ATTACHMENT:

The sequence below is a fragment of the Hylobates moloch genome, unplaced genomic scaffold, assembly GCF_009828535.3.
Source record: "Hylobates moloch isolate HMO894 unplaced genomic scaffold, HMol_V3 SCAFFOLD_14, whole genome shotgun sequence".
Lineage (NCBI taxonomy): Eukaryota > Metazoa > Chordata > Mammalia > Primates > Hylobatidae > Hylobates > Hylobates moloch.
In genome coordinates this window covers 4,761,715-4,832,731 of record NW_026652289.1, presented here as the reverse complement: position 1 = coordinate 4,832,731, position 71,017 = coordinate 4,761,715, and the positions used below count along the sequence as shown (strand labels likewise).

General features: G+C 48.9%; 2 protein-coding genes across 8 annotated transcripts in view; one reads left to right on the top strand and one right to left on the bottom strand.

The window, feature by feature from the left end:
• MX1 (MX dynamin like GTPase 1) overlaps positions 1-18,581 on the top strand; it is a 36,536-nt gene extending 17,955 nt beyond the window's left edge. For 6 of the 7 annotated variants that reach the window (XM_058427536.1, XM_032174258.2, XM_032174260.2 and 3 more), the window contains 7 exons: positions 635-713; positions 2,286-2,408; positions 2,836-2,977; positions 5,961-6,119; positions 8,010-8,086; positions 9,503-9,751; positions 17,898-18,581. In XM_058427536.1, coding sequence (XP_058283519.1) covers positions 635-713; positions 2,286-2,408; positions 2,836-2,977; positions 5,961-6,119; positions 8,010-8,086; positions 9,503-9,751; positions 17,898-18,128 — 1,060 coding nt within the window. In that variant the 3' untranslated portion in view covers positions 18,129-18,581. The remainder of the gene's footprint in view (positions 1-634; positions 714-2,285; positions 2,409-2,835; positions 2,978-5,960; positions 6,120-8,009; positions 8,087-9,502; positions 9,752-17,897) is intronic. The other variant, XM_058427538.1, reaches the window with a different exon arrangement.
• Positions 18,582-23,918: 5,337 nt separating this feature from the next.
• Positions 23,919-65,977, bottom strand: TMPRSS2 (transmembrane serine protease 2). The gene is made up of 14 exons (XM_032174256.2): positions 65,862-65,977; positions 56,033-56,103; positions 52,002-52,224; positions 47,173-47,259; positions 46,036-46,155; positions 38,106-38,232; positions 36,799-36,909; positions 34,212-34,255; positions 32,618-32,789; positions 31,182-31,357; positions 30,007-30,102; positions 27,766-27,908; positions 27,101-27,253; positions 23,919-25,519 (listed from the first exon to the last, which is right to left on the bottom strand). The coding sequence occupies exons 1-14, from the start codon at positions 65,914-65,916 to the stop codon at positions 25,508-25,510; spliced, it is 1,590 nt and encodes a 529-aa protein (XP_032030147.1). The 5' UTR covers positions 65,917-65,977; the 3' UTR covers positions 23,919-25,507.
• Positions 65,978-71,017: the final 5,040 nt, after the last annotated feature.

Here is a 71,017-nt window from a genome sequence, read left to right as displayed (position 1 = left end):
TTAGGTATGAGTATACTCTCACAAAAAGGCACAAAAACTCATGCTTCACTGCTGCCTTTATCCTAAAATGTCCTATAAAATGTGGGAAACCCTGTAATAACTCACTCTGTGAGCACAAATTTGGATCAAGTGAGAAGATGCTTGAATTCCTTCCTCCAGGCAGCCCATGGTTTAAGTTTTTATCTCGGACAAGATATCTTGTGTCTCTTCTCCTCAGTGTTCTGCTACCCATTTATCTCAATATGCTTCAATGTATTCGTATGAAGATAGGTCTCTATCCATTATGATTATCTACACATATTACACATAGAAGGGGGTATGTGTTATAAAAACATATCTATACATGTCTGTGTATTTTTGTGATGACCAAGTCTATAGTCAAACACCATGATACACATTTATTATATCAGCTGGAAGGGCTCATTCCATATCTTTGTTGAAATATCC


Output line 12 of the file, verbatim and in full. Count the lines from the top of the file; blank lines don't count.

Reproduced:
TTAGGTATGAGTATACTCTCACAAAAAGGCACAAAAACTCATGCTTCACTGCTGCCTTTATCCTAAAATGTCCTATAAAATGTGGGAAACCCTGTAATAACTCACTCTGTGAGCACAAATTTGGATCAAGTGAGAAGATGCTTGAATTCCTTCCTCCAGGCAGCCCATGGTTTAAGTTTTTATCTCGGACAAGATATCTTGTGTCTCTTCTCCTCAGTGTTCTGCTACCCATTTATCTCAATATGCTTCAATGTATTCGTATGAAGATAGGTCTCTATCCATTATGATTATCTACACATATTACACATAGAAGGGGGTATGTGTTATAAAAACATATCTATACATGTCTGTGTATTTTTGTGATGACCAAGTCTATAGTCAAACACCATGATACACATTTATTATATCAGCTGGAAGGGCTCATTCCATATCTTTGTTGAAATATCC